As highlighted throu ghout the essay, the govern ances in international trade are fundamentally unfair to LDCs, they allow the big players such as the USA with greater international influence to win. The idea that protectionism does not only yield good results is emphasised by French economist, Fr?d?ric Bastiat. He says, ” Protection concentrates at a single point the good that is does, while the harm inflicted is diffused over a wide area. The good is apparent to the outer eye; the harm reveals itself only to the inner eye of the mind” . The good that international trade has birt hed is more evident in the North. A dvanced economies have seen rapid growth because they have good management of the resources available to them and international institutions’ governance favours their environment more than that of poorer regions. Poor regions remain stagnant with little change to their standards of living as they lack the resources and knowledge that allows them to participate and compete globally. For globalisation to benefit all, there needs to be a reform of institutions such as WTO, World Bank and IMF, which govern the matters of global trade . The rules of trade by these institutions need to be reviewed such that they are more consider ate of the poorest regions to enable them to share in the prosperity of trade that the North indulges in. For instance, deregulation of international shipping services will allow greater com petition and lower transport costs .

We can question that causal relationship between international trade and growth in LDCs. The marginalisation of the poor regions may not be due to the rules embraced in trade but due to low GDP. Budgetary constraints mean that these countries have limited fa ctor inputs which limits the extent to which they can participate globally compared to other players in trade. High GDP countries in the North perform significantly better so we can say reverse causation where growth leads to better trade exists.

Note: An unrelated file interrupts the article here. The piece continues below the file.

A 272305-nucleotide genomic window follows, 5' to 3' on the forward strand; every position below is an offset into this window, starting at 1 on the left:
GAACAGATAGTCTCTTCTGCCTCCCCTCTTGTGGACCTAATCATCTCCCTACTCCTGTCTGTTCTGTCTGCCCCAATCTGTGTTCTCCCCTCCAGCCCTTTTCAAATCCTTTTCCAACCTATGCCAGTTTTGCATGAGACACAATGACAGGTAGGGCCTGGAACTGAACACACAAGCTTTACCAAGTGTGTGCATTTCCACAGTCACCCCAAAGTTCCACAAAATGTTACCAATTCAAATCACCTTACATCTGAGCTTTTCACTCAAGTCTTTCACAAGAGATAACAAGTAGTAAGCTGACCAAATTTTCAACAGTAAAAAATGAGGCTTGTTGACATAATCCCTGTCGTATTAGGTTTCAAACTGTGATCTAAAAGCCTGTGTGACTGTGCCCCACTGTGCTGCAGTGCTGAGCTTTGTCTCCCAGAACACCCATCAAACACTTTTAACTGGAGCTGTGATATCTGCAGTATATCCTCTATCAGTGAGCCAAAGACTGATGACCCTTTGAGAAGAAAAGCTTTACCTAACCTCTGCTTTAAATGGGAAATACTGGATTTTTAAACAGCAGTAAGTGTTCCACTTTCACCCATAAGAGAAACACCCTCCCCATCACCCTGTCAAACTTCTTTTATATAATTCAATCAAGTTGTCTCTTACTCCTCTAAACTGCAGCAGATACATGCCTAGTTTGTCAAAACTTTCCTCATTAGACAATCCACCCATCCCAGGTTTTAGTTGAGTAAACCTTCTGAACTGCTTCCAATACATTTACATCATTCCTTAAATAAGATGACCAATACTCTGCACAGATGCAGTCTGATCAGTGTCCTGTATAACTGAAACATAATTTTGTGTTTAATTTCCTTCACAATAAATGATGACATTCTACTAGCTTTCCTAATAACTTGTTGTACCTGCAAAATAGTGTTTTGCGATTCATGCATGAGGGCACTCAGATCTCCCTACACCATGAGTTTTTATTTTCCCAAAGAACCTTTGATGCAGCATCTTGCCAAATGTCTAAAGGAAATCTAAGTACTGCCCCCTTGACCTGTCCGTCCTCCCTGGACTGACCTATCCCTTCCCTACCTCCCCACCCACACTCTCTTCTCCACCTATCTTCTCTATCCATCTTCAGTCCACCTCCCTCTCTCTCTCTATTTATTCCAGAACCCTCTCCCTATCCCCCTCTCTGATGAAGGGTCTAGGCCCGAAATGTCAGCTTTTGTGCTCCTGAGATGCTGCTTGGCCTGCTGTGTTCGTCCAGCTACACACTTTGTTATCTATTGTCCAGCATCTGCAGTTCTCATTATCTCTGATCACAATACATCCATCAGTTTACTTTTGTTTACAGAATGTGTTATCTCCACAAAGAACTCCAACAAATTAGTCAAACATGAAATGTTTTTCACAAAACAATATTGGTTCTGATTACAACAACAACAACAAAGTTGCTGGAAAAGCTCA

Globalisation through international trade should have helped the chronically poor and bridged the gap between the North and South but empirical evidence shows that dispa rities still exist. Policy regimes by institutions have not led to the convergence of e conomies to their stable states and poverty alleviation has not yet been achieved. Neither global efficiency nor global prosperity have been achieved through international trade. Encouraging giant economies such as the USA and China to work with internatio nal institutions to revise the policies embraced in trade would be a step forward in ensuring a fairer and a more level playing field for the economies lagging behind. Increased transparency by regulating bodies will also encourage democracy in terms of th e rules passed and embraced. Overall, the clear winners in trade are the North while the South remain s idle.


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Who Wins And Loses From International Trade?. (2019, Dec 14). Retrieved from